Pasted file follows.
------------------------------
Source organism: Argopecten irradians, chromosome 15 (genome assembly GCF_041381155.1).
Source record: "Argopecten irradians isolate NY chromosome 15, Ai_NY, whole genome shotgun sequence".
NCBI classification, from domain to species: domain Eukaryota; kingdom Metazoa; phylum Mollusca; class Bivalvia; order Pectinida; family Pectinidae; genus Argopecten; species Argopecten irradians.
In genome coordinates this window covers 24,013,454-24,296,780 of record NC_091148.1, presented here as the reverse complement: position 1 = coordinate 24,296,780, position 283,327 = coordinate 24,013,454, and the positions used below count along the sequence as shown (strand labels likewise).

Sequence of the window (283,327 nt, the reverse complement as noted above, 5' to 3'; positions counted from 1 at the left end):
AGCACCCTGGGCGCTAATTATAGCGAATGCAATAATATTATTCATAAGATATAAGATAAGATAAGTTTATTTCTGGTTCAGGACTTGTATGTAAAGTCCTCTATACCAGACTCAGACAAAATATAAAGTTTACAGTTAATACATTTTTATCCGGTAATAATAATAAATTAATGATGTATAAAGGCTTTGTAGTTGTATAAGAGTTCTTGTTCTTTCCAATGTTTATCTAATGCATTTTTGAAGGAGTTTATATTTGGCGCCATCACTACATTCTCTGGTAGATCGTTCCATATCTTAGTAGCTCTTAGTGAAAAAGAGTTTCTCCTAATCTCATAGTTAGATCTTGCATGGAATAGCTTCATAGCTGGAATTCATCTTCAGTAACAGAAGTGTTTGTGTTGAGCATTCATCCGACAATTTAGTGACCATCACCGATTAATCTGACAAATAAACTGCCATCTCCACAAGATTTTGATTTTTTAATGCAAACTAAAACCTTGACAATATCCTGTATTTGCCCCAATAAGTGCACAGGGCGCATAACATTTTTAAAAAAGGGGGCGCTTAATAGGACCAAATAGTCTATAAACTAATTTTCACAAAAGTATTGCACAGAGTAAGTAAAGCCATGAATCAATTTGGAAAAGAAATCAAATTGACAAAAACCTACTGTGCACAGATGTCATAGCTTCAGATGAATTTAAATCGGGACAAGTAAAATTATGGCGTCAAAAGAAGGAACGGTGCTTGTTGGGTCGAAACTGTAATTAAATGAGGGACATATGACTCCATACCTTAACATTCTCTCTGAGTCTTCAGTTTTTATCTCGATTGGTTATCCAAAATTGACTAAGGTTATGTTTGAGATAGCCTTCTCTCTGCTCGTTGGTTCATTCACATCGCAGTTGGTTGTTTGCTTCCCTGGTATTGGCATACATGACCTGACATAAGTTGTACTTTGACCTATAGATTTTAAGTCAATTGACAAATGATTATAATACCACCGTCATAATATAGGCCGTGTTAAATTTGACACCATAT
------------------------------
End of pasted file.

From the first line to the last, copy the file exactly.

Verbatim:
Source organism: Argopecten irradians, chromosome 15 (genome assembly GCF_041381155.1).
Source record: "Argopecten irradians isolate NY chromosome 15, Ai_NY, whole genome shotgun sequence".
NCBI classification, from domain to species: domain Eukaryota; kingdom Metazoa; phylum Mollusca; class Bivalvia; order Pectinida; family Pectinidae; genus Argopecten; species Argopecten irradians.
In genome coordinates this window covers 24,013,454-24,296,780 of record NC_091148.1, presented here as the reverse complement: position 1 = coordinate 24,296,780, position 283,327 = coordinate 24,013,454, and the positions used below count along the sequence as shown (strand labels likewise).

Sequence of the window (283,327 nt, the reverse complement as noted above, 5' to 3'; positions counted from 1 at the left end):
AGCACCCTGGGCGCTAATTATAGCGAATGCAATAATATTATTCATAAGATATAAGATAAGATAAGTTTATTTCTGGTTCAGGACTTGTATGTAAAGTCCTCTATACCAGACTCAGACAAAATATAAAGTTTACAGTTAATACATTTTTATCCGGTAATAATAATAAATTAATGATGTATAAAGGCTTTGTAGTTGTATAAGAGTTCTTGTTCTTTCCAATGTTTATCTAATGCATTTTTGAAGGAGTTTATATTTGGCGCCATCACTACATTCTCTGGTAGATCGTTCCATATCTTAGTAGCTCTTAGTGAAAAAGAGTTTCTCCTAATCTCATAGTTAGATCTTGCATGGAATAGCTTCATAGCTGGAATTCATCTTCAGTAACAGAAGTGTTTGTGTTGAGCATTCATCCGACAATTTAGTGACCATCACCGATTAATCTGACAAATAAACTGCCATCTCCACAAGATTTTGATTTTTTAATGCAAACTAAAACCTTGACAATATCCTGTATTTGCCCCAATAAGTGCACAGGGCGCATAACATTTTTAAAAAAGGGGGCGCTTAATAGGACCAAATAGTCTATAAACTAATTTTCACAAAAGTATTGCACAGAGTAAGTAAAGCCATGAATCAATTTGGAAAAGAAATCAAATTGACAAAAACCTACTGTGCACAGATGTCATAGCTTCAGATGAATTTAAATCGGGACAAGTAAAATTATGGCGTCAAAAGAAGGAACGGTGCTTGTTGGGTCGAAACTGTAATTAAATGAGGGACATATGACTCCATACCTTAACATTCTCTCTGAGTCTTCAGTTTTTATCTCGATTGGTTATCCAAAATTGACTAAGGTTATGTTTGAGATAGCCTTCTCTCTGCTCGTTGGTTCATTCACATCGCAGTTGGTTGTTTGCTTCCCTGGTATTGGCATACATGACCTGACATAAGTTGTACTTTGACCTATAGATTTTAAGTCAATTGACAAATGATTATAATACCACCGTCATAATATAGGCCGTGTTAAATTTGACACCATAT